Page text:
Venus reaches Australian Open final
Originally published on 26/01/17 00:00
The first part of one of the narratives that many people wanted to see played out on Rod Laver Arena on Thursday afternoon, 36-year-old Williams defeated unseeded American Vandeweghe to book her place in the 2017 Australian Open final.
Tied with sister Serena on 17 appearances at the Australian Open, the most among active players, at 36 years 226 days, Venus was the oldest competitor in the draw. Her opponent today had broken records of her own: Vandeweghe was playing in the first Grand Slam semi-final of her career on her 25th Grand Slam main draw appearance and had beaten the world No.1, Angelique Kerber en route to the last four.
The first set was tightly contested. The statistics reflect a match with little to separate the players, but Vandeweghe’s 17 winners, compared to Williams’ 10 proved the main difference in the early stages as the 25-year-old took the first set on a tiebreak after an hour's play. But unforced errors began to creep into Vandeweghe’s game in the second set and as Williams‘ first serve percentage increased the older American served her eighth and ninth aces to secure the second set 6-2 in 38 minutes.
“In the first set I served more conservatively," Venus said. “In the second, I just decided I was going to go for more.”
Both players went off court before the start of the third and when they returned Venus raced into a 3-1 lead. With Vandeweghe serving to stay in the match at 3-5, Williams secured two match points, which Vandeweghe saved. But on the fourth match point, Vandeweghe sent a forehand into the net that clinched Venus the match after two hours and 26 minutes. The seven-time Grand Slam Champion threw her racket away and dropped to the ground in delight.
“To win big tournaments,” said Williams, who converted five of her nine break points, compared to Vandeweghe, who only converted one of 13 in the match. “You have to have some sort of offensive game, whatever that may be."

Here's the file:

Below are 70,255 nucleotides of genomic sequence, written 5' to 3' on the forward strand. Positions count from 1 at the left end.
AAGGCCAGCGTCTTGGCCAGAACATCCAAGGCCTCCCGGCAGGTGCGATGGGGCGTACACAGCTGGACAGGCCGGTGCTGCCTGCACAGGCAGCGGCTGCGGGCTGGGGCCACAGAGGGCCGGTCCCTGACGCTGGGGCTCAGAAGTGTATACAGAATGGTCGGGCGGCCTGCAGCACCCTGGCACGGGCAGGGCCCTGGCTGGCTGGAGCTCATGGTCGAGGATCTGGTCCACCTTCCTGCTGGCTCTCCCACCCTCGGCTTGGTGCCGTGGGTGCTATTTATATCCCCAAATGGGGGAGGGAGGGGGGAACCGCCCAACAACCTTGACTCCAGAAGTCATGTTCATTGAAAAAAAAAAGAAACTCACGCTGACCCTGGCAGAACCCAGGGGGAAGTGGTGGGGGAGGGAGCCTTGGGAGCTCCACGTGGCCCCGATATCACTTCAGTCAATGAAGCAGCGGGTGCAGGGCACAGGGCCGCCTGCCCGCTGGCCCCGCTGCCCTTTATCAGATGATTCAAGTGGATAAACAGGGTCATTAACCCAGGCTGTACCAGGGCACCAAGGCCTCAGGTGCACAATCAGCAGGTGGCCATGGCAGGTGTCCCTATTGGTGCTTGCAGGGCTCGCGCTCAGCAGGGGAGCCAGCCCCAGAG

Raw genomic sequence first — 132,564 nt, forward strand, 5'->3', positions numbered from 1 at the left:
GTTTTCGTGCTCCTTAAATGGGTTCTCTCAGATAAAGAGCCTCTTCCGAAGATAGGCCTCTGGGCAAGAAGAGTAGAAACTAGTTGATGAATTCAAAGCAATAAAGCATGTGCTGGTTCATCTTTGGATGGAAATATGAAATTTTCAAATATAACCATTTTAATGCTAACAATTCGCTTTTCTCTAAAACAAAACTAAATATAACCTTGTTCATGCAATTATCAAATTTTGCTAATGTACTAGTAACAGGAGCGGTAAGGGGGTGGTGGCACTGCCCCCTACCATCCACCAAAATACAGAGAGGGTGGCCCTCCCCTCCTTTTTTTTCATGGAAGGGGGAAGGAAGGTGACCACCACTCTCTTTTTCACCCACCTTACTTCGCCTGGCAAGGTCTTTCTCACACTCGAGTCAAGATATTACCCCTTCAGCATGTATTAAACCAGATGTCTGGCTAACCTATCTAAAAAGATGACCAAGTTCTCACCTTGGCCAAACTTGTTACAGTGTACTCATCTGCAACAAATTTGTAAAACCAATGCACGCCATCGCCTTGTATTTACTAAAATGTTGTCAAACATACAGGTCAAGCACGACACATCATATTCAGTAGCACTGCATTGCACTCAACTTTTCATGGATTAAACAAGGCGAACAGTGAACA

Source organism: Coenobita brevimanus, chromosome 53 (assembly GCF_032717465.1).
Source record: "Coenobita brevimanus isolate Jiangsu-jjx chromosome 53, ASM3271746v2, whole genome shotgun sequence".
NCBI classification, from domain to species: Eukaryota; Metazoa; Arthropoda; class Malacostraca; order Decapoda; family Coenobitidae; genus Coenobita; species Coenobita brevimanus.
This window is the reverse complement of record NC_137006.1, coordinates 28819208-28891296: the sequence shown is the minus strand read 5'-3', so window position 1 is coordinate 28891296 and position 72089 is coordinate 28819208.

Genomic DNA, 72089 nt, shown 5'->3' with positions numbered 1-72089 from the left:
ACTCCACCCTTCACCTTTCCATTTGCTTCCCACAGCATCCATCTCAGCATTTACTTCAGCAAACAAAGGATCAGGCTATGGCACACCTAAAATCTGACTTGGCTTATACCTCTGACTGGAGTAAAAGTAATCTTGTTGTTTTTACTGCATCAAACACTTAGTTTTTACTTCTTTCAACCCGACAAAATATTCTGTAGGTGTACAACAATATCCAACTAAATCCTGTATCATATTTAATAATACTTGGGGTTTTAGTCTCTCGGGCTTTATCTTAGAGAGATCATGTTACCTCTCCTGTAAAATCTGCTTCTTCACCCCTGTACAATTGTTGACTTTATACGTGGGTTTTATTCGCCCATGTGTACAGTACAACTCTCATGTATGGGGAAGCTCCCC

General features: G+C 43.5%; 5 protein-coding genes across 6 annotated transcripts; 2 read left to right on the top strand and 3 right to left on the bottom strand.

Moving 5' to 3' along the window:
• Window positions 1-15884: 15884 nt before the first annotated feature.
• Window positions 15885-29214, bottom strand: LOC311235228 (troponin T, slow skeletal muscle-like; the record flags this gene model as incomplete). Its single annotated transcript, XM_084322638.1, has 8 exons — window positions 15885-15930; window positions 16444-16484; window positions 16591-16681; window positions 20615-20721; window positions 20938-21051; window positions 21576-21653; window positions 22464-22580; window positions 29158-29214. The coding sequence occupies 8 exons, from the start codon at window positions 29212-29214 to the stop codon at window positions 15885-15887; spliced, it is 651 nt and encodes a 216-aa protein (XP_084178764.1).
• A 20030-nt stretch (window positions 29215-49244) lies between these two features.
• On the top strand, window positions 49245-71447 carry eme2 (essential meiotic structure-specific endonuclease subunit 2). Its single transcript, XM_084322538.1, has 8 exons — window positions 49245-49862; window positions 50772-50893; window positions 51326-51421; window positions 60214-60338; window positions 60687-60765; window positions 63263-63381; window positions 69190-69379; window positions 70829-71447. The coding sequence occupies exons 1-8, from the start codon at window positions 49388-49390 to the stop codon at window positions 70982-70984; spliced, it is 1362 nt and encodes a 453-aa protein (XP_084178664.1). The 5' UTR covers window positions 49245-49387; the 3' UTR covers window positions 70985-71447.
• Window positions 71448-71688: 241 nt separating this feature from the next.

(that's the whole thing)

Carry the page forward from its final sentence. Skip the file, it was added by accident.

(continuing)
“I think Venus is an unbelievable competitor,” Vandeweghe said. “Putting age aside, age is just a number. For her to be the great champion that she is, is a great accomplishment. It doesn't matter if she's 36 or 18 or anything like that. For me, I appreciate her as an athlete, as a competitor, as well as I would probably be feeling joy and glee if I had won the match today.
“That moment was just joy,” said Venus. “It was a heartfelt match. If the match is 6-2 6-2 the moment is kind of clear that it's going to happen. But she played so well. There was never a moment where she wasn't just hitting the ball amazing and striking the ball with just such precision.”
On court afterwards Venus said, of being into the final. “Oh my gosh it means so much, mostly because she played so well.”
As she considered the possibility of watching the next semi-final between younger sister Serena and Mirjana Lucic-Baroni, she said: “I would more than anything love to see her (Serena) across the net from me on Saturday.”
Williams will indeed see her younger sister across the net from her on Saturday after her younger sister swept past Lucic-Baroni in straight sets. It is the first time the sisters have met in a Grand Slam final since Wimbledon in 2009.